UW News

March 8, 2007

Who knew? Ride in the Rain bikers are poets, too

UW News

Maybe it’s the long hours alone on the bike that provide the inspiration, or maybe it’s all that dreary rain. Whatever the cause, participants in the UW’s Ride in the Rain program have shown that they are poets, too.

And, no less, poets with a flair for the brevity and punch of haiku, the Japanese verse generally based on the pattern of five syllables for the first line, then seven for the second, and five again for the third.

Like this: Morning downpour ride / Fix first flat of the new year / Smooth roads now — onward.

Or this calmly philosophical verse: It is a circle / Pleasure, pain, gain and again / Ride hard, ride often.

Or this glimpse of roadway misadventure: Morning sky is blue / Black is ice upon the street / bicycle slides, body hurts.

But wait — what’s the connection, again, between winter bike commuting and haiku?

Elena Fox, public information officer for the Transportation Office, home of U-PASS, which sponsored Ride in the Rain, explained that the whole thing came from a wish to engage with Ride in the Rain program participants in a fun way.

“We started an online discussion board, but it didn’t take fire the way we had wanted. So we were trying to think of another way to engage people,” Fox said. “I thought about my own process, which is, whenever I’m swimming or raking or riding I do little rhymes or funny things in my head. And I thought, what about something like that?”

Fox said she remembers that a participant in the last year’s Ride in the Rain had suggested the possibility of writing haiku about the experience. So Fox opened up a Web page and extended the invitation, and the poetry started coming in.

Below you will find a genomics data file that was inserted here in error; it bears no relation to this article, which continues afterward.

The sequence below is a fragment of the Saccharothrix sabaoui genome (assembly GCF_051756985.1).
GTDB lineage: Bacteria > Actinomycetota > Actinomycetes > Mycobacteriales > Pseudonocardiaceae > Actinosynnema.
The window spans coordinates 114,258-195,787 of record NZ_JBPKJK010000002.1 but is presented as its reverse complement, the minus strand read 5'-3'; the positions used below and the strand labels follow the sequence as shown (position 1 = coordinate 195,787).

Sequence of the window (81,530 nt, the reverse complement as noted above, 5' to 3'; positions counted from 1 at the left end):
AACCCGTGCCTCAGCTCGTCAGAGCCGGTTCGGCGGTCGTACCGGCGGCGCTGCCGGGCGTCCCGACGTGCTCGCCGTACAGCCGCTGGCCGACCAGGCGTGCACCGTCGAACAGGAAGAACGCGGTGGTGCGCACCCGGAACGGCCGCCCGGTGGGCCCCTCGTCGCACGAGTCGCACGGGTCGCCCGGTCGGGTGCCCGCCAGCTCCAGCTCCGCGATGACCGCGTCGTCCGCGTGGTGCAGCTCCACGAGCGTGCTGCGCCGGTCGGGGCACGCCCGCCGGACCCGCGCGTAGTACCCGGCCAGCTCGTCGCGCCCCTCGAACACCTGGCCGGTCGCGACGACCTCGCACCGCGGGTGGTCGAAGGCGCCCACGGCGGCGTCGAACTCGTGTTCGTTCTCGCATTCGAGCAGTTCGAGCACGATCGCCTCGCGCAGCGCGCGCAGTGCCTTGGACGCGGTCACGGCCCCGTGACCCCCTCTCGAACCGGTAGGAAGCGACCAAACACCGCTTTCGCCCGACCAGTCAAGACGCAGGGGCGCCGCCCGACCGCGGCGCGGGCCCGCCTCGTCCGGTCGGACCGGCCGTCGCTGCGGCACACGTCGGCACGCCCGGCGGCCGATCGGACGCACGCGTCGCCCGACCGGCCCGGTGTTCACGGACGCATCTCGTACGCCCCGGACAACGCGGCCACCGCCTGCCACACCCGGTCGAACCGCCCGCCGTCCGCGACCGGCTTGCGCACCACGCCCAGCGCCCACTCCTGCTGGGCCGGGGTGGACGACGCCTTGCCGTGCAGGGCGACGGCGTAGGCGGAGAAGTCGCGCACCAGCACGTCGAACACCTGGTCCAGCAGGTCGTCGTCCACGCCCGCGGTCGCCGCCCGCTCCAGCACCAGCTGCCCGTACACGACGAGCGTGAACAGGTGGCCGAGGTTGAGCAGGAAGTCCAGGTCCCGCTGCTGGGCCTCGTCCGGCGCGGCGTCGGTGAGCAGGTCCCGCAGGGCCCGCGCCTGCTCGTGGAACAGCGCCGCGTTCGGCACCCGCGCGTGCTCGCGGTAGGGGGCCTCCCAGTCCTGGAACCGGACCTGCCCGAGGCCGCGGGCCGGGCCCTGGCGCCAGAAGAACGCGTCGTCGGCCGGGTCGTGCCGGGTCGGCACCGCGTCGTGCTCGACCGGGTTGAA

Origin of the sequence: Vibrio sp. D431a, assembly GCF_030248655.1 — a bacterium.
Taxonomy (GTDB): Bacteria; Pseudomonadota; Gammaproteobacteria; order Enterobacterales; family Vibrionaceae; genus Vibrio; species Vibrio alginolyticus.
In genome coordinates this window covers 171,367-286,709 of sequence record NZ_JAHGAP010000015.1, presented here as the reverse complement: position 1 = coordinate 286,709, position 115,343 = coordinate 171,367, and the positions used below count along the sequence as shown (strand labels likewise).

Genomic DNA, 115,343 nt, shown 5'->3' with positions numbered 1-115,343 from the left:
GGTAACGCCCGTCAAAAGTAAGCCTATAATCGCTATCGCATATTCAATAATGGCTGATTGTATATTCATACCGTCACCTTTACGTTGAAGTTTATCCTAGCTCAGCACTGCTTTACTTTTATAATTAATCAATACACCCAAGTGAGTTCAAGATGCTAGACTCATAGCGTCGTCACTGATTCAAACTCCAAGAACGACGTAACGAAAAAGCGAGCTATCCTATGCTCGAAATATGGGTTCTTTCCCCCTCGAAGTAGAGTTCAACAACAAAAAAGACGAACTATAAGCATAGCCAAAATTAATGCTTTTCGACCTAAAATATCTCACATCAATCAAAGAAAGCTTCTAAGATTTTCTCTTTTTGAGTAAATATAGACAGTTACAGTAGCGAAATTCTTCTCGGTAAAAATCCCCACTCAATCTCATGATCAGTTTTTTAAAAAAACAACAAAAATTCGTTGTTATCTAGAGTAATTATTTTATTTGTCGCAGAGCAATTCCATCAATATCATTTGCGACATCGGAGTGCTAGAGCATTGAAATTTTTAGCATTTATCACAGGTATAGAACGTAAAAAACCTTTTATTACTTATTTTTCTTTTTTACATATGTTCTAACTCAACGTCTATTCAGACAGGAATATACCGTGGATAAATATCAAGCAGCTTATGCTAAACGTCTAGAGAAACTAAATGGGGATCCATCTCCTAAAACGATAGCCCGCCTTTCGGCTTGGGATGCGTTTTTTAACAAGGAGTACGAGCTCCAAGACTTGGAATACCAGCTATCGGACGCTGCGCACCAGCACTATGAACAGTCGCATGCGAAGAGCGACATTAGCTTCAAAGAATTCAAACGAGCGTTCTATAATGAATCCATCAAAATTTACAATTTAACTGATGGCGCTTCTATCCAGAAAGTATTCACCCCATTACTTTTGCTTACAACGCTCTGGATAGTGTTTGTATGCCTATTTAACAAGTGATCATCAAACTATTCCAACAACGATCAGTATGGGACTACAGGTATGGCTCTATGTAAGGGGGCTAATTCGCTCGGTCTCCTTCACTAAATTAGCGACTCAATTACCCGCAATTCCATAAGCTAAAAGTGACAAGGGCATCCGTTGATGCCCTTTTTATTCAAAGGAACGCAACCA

“They started from the day the site went live,” she said. “And we set it up so that people can enter as many haikus as they want. She also sent out an email asking for members of Ride in the Rain teams to vote on the haikus. In all, 137 people voted over a total of 92 submitted poems.

Many were submitted anonymously, many not. Some authors submitted several poems, all of which can be read on the Web site. Some scan exactly, others more loosely. The friendly competition sparked some authors to submit multiple entries. Shane Squires, a physics graduate student and talented wordsmith, submitted nine poems.

“It’s sort of a hobby,” Squires said, who noted that he has taken a couple of Japanese literature classes along the way. “I’ve sort of written haiku on and off throughout college.

Here’s one of his efforts: Sound of the wind / on my back, rainbows / under my tires.

Fox said the winning haiku was an anonymous one, and maybe that’s best. The winner was: I hate being wet / but I have no choice because / my husband makes me.

Second prize, she said, ended up in a three-way tie.

There’s this, submitted by Jeffrey Miller: From all compass points / We turn toward campus. Each a / Mass transit of one.

And this one, by Squires: Our shared smile / when your bike passed mine / and the rain paused.

And last but not least, this verse by Gina Neff: Neither snow nor rain / Nor gloom of night (but ice, yes!) / stays me from my ride.

Fox said even some of the Ride in the Rain team names were funny. One was Giro de iTowelYa, another Mud, Sweat and Gears, and a team from KUOW, the UW’s public radio station, called themselves Radio Flyers.

The Ride in the Rain haikus are all available for reading at http://www.washington.edu/commuterservices/riderain/haiku.php

Ride in the Rain and its attendant poetry slam have ended, but Fox, ever on the lookout for something new to entertain, is already on to the next idea.

Like for how to celebrate the Walk-In challenge, which takes place throughout April.

“We’re going to do knock-knock jokes,” she said.